WASHINGTON, October 29, 2015- The World Bank Board of Directors approved today a US$ 15 million Development Policy Credit and Loan (DPC/DPL) with Grenada which aims to create sustainable conditions for private investment, improve public resource management, strengthen the banking sector and boost resilience against natural disasters.
As a small and middle income island economy, Grenada was hit hard by the 2008 global financial crisis. Real GDP contracted by more than 8 percent between 2009 and 2012, while fiscal deficit more than doubled as a share of GDP. Grenada’s economic recovery accelerated in 2014, driven by the strong performance of tourism and agriculture.
This financing builds on the reforms supported under the first DPC/DPL in a series of three and is aligned with the Government’s national development strategy which aims to accelerate economic growth, restore fiscal and debt sustainability, strengthening financial stability and improve social development indicators.
“Grenada’s ambitious fiscal consolidation efforts are showing positive results,” said Sophie Sirtaine, Country Director for the Caribbean. “With this financing, Grenada is expected to address critical bottlenecks to help promote inclusive growth and shared prosperity in the country”.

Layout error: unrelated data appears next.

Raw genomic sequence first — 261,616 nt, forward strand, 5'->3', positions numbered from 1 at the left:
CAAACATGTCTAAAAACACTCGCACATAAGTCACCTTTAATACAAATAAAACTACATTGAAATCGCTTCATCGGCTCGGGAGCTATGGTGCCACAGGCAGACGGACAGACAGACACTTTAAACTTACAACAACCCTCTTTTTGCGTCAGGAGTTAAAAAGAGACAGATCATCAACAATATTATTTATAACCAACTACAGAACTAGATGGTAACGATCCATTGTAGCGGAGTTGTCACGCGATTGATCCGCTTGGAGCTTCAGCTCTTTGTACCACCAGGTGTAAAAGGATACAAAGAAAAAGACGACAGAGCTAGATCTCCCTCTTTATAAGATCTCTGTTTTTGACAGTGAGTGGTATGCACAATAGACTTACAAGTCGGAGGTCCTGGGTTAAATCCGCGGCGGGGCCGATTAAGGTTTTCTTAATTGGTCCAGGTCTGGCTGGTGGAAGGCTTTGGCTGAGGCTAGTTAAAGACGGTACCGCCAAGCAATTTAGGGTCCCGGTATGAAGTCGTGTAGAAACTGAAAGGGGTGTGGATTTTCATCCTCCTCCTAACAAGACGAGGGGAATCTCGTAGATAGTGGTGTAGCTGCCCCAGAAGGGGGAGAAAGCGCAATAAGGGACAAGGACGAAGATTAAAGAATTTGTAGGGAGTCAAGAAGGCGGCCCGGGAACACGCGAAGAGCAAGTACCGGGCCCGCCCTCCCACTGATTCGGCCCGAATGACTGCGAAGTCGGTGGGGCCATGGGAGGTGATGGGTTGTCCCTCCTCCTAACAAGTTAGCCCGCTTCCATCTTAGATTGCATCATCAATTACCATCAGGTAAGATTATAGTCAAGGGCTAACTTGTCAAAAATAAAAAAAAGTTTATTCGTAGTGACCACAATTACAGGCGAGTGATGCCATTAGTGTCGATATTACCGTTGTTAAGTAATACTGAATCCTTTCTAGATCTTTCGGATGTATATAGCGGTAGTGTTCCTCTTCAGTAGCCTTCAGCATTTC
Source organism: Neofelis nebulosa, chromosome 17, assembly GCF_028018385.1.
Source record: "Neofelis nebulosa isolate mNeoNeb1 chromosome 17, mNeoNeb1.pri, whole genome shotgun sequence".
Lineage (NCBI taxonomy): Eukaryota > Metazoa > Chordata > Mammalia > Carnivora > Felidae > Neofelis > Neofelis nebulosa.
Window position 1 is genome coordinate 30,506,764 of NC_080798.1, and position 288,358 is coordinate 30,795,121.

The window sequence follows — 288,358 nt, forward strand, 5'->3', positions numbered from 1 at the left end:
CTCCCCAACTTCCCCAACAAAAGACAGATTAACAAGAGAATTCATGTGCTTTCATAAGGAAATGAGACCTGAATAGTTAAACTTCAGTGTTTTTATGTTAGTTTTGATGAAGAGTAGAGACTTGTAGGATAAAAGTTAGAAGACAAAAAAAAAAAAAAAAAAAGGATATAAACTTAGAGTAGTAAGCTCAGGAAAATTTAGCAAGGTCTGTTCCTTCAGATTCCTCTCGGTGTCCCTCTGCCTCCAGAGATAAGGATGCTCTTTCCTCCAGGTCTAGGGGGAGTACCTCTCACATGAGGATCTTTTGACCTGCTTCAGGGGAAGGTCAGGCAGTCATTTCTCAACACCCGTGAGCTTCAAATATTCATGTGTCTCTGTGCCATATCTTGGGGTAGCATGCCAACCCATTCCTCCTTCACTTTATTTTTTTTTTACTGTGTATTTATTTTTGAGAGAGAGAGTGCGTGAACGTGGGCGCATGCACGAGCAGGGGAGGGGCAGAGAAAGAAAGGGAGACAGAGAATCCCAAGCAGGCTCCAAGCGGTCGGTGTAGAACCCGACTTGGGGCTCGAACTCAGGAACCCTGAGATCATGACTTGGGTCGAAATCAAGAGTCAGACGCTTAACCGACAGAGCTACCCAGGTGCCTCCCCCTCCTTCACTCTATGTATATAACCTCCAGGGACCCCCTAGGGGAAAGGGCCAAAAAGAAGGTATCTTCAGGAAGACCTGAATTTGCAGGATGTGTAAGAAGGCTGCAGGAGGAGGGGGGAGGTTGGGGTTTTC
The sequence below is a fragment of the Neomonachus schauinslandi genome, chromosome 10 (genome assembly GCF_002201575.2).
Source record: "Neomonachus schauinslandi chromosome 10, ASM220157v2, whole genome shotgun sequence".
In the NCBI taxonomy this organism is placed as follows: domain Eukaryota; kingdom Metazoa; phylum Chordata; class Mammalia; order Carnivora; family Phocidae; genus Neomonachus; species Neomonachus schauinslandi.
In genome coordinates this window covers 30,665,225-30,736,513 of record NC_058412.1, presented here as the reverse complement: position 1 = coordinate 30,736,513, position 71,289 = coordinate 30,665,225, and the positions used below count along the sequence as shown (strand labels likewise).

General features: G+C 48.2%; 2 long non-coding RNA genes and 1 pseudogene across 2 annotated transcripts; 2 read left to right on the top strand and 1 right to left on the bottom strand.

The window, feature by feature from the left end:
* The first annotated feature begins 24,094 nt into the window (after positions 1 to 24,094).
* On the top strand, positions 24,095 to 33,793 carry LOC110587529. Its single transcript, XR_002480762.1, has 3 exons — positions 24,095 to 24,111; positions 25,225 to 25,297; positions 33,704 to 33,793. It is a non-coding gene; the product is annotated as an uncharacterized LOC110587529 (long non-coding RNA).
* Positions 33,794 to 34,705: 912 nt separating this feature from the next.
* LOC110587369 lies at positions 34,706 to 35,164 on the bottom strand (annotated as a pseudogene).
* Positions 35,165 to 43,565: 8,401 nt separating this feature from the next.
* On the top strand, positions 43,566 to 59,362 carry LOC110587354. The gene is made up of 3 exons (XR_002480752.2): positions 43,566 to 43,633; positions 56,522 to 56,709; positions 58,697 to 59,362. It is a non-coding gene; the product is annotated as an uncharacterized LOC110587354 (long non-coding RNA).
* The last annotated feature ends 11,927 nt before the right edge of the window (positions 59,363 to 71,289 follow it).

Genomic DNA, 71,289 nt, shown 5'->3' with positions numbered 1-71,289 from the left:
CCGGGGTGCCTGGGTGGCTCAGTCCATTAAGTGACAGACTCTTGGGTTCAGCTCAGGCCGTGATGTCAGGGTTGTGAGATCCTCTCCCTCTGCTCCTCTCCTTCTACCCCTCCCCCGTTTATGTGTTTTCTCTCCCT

The main results to be achieved through this DPC/DPL series include:
- An improved investment climate by establishing a new regulatory framework for the tourism sector, strengthening linkages between agriculture and tourism, reducing cost and time for customs procedures and a new policy for Public Private Partnerships;
- A modernized public sector through strengthening public procurement systems and improving the targeting of social safety net programs for the poor and vulnerable while restoring fiscal and debt sustainability;
- Enhanced resilience against natural disasters through the establishment of the national building code, guidelines and the Physical Planning and Development Control Bill; and
- Strengthened banking sector resilience through better regulation and supervision.
This is part of a multi-donor engagement with technical and financial from the International Monetary Fund’s 36 month Extended Credit Facility, the World Bank and the Caribbean Development Bank.
This includes a credit from the International Development Association (IDA) of USD 10 million with a final maturity of 40 years and 10 years grace period, as well as a USD 5 million loan from the International Bank for Reconstruction and Development (IBRD) with a final maturity of 29.5 years, with 10 years grace period.